There are plans for more singletrack, a pump track, and skills area at the town park, along with renovations to the existing skatepark. Across the New River from Fayetteville, a riding area known as Arrowhead was established in 2011 on park property. Hosting just over 13 miles of singletrack, Arrowhead has several loop options ranging from green trail to black diamond. The trails built by the local Boy Scouts of America Order of the Arrow are one of the most significant youth service projects completed on National Park property.
It wasn’t until 2010 that National Parks started to allow mountain bikes onto park property, and the number hosting proper singletrack for bikes is in the single digits. The New River Gorge is a bit of an anomaly, and rightfully so. Initially recognized as a National River, The New has been rooted in recreation well before it became a feather in the cap of a politician. Local mountain bikers like Forron and Newell are looking forward to what’s to come. Knowing that politics takes precedence over planning, Newell is confident that with or without federal funding, the dedicated organizations will be moving ahead with the proposed trail additions. The city of Oak Hill is committed to the trails at the Needle Eye location, and if need be, the groups will reach out to private donors.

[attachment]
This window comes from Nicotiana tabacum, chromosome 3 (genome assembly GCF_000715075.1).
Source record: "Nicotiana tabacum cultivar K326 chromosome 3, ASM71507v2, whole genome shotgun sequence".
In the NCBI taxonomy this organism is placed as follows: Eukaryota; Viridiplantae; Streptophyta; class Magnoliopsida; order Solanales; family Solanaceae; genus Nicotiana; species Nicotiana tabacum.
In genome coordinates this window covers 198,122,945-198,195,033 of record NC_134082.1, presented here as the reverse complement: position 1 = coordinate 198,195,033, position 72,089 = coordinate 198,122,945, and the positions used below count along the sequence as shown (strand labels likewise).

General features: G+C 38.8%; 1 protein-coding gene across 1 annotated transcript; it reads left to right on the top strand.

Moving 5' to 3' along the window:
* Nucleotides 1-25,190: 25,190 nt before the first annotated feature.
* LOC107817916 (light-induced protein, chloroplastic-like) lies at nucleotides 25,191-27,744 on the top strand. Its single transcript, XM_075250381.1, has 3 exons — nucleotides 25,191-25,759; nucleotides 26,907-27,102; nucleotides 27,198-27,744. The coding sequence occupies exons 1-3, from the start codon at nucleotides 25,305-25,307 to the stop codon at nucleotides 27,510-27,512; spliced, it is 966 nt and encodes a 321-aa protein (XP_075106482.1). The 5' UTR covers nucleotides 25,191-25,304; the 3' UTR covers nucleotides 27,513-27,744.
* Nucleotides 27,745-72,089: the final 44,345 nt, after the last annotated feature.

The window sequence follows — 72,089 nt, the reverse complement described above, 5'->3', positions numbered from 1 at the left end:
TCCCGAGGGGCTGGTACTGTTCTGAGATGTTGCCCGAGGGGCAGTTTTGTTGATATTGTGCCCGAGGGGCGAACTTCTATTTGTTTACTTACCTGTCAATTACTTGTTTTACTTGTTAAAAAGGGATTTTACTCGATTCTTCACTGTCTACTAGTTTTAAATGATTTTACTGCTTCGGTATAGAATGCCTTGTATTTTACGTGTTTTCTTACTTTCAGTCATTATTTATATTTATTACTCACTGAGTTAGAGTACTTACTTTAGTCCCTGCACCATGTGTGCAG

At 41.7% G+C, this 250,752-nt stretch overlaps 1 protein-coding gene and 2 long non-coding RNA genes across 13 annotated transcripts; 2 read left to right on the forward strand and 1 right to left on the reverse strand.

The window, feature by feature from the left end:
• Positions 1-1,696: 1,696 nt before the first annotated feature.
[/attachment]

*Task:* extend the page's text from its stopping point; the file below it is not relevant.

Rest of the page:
Fayetteville has a flavor unto itself. It resembles a mountain town, dependent on recreation to keep the local economy moving in many ways. Without the big-spending that ski towns see, every visitor to the area makes an impact. The people of Fayetteville are well aware of the growth in mountain biking over the last few years and the impact trail riders can have on the local economy. With an expanding trail network and other world-class outdoor recreation on tap, the future of mountain biking in Fayetteville, WV, looks bright, accented with giant ferns and rock gardens.